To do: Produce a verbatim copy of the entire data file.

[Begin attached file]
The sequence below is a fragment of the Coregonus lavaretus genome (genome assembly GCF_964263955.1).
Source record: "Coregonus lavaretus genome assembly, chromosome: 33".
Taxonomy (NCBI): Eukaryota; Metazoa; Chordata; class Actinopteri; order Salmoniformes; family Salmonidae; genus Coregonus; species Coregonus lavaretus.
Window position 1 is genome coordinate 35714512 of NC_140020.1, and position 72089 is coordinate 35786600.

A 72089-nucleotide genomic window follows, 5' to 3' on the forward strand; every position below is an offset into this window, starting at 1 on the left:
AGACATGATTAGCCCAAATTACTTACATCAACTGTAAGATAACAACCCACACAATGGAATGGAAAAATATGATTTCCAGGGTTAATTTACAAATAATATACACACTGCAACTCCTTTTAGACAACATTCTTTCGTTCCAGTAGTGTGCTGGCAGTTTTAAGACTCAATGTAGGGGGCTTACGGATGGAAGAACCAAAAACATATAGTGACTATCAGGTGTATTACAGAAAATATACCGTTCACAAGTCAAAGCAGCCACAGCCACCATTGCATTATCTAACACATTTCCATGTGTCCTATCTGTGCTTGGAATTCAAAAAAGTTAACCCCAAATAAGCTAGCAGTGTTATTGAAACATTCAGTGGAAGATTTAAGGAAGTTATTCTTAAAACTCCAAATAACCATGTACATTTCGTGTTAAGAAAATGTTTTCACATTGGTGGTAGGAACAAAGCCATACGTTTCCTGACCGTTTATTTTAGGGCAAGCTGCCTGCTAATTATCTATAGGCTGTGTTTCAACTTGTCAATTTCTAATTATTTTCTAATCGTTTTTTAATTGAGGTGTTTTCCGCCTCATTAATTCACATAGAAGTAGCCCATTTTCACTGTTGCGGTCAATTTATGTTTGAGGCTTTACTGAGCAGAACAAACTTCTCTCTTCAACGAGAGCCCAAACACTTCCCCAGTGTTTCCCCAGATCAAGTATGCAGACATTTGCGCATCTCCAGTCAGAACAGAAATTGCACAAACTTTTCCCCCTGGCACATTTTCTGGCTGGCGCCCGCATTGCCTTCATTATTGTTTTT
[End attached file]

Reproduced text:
The sequence below is a fragment of the Coregonus lavaretus genome (genome assembly GCF_964263955.1).
Source record: "Coregonus lavaretus genome assembly, chromosome: 33".
Taxonomy (NCBI): Eukaryota; Metazoa; Chordata; class Actinopteri; order Salmoniformes; family Salmonidae; genus Coregonus; species Coregonus lavaretus.
Window position 1 is genome coordinate 35714512 of NC_140020.1, and position 72089 is coordinate 35786600.

A 72089-nucleotide genomic window follows, 5' to 3' on the forward strand; every position below is an offset into this window, starting at 1 on the left:
AGACATGATTAGCCCAAATTACTTACATCAACTGTAAGATAACAACCCACACAATGGAATGGAAAAATATGATTTCCAGGGTTAATTTACAAATAATATACACACTGCAACTCCTTTTAGACAACATTCTTTCGTTCCAGTAGTGTGCTGGCAGTTTTAAGACTCAATGTAGGGGGCTTACGGATGGAAGAACCAAAAACATATAGTGACTATCAGGTGTATTACAGAAAATATACCGTTCACAAGTCAAAGCAGCCACAGCCACCATTGCATTATCTAACACATTTCCATGTGTCCTATCTGTGCTTGGAATTCAAAAAAGTTAACCCCAAATAAGCTAGCAGTGTTATTGAAACATTCAGTGGAAGATTTAAGGAAGTTATTCTTAAAACTCCAAATAACCATGTACATTTCGTGTTAAGAAAATGTTTTCACATTGGTGGTAGGAACAAAGCCATACGTTTCCTGACCGTTTATTTTAGGGCAAGCTGCCTGCTAATTATCTATAGGCTGTGTTTCAACTTGTCAATTTCTAATTATTTTCTAATCGTTTTTTAATTGAGGTGTTTTCCGCCTCATTAATTCACATAGAAGTAGCCCATTTTCACTGTTGCGGTCAATTTATGTTTGAGGCTTTACTGAGCAGAACAAACTTCTCTCTTCAACGAGAGCCCAAACACTTCCCCAGTGTTTCCCCAGATCAAGTATGCAGACATTTGCGCATCTCCAGTCAGAACAGAAATTGCACAAACTTTTCCCCCTGGCACATTTTCTGGCTGGCGCCCGCATTGCCTTCATTATTGTTTTT